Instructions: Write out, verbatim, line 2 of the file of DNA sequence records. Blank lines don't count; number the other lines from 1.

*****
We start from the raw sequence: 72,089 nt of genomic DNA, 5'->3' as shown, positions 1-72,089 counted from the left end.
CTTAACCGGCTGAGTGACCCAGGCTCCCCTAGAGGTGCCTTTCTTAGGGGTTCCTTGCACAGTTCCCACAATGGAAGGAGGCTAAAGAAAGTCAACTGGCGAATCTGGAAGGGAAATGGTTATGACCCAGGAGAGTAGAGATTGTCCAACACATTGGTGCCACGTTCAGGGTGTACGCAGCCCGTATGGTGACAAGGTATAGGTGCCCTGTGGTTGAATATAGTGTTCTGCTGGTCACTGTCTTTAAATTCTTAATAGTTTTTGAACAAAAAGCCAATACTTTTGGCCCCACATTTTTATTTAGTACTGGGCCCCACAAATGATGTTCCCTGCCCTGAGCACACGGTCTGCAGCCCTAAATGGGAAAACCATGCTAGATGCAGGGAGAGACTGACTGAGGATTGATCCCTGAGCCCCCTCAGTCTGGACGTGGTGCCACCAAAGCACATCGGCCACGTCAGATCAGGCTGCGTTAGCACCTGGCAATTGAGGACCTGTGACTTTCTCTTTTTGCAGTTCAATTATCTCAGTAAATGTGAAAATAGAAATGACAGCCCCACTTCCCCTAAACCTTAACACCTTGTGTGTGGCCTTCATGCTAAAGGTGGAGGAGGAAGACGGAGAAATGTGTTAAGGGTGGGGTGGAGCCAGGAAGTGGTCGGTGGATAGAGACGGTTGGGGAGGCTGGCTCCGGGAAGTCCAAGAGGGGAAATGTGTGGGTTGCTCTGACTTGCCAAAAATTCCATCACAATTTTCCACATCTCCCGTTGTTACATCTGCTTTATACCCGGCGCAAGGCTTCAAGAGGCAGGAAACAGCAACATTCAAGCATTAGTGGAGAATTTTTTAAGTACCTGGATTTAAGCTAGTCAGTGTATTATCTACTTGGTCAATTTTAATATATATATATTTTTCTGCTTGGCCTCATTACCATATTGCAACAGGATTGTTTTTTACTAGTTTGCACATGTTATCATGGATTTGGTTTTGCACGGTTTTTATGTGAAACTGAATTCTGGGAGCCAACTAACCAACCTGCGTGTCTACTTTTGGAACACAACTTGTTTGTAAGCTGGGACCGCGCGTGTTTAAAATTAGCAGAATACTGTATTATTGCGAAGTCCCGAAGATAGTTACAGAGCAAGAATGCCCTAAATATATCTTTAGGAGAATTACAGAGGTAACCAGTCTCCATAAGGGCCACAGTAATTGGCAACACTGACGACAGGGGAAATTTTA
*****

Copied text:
CTTAACCGGCTGAGTGACCCAGGCTCCCCTAGAGGTGCCTTTCTTAGGGGTTCCTTGCACAGTTCCCACAATGGAAGGAGGCTAAAGAAAGTCAACTGGCGAATCTGGAAGGGAAATGGTTATGACCCAGGAGAGTAGAGATTGTCCAACACATTGGTGCCACGTTCAGGGTGTACGCAGCCCGTATGGTGACAAGGTATAGGTGCCCTGTGGTTGAATATAGTGTTCTGCTGGTCACTGTCTTTAAATTCTTAATAGTTTTTGAACAAAAAGCCAATACTTTTGGCCCCACATTTTTATTTAGTACTGGGCCCCACAAATGATGTTCCCTGCCCTGAGCACACGGTCTGCAGCCCTAAATGGGAAAACCATGCTAGATGCAGGGAGAGACTGACTGAGGATTGATCCCTGAGCCCCCTCAGTCTGGACGTGGTGCCACCAAAGCACATCGGCCACGTCAGATCAGGCTGCGTTAGCACCTGGCAATTGAGGACCTGTGACTTTCTCTTTTTGCAGTTCAATTATCTCAGTAAATGTGAAAATAGAAATGACAGCCCCACTTCCCCTAAACCTTAACACCTTGTGTGTGGCCTTCATGCTAAAGGTGGAGGAGGAAGACGGAGAAATGTGTTAAGGGTGGGGTGGAGCCAGGAAGTGGTCGGTGGATAGAGACGGTTGGGGAGGCTGGCTCCGGGAAGTCCAAGAGGGGAAATGTGTGGGTTGCTCTGACTTGCCAAAAATTCCATCACAATTTTCCACATCTCCCGTTGTTACATCTGCTTTATACCCGGCGCAAGGCTTCAAGAGGCAGGAAACAGCAACATTCAAGCATTAGTGGAGAATTTTTTAAGTACCTGGATTTAAGCTAGTCAGTGTATTATCTACTTGGTCAATTTTAATATATATATATTTTTCTGCTTGGCCTCATTACCATATTGCAACAGGATTGTTTTTTACTAGTTTGCACATGTTATCATGGATTTGGTTTTGCACGGTTTTTATGTGAAACTGAATTCTGGGAGCCAACTAACCAACCTGCGTGTCTACTTTTGGAACACAACTTGTTTGTAAGCTGGGACCGCGCGTGTTTAAAATTAGCAGAATACTGTATTATTGCGAAGTCCCGAAGATAGTTACAGAGCAAGAATGCCCTAAATATATCTTTAGGAGAATTACAGAGGTAACCAGTCTCCATAAGGGCCACAGTAATTGGCAACACTGACGACAGGGGAAATTTTA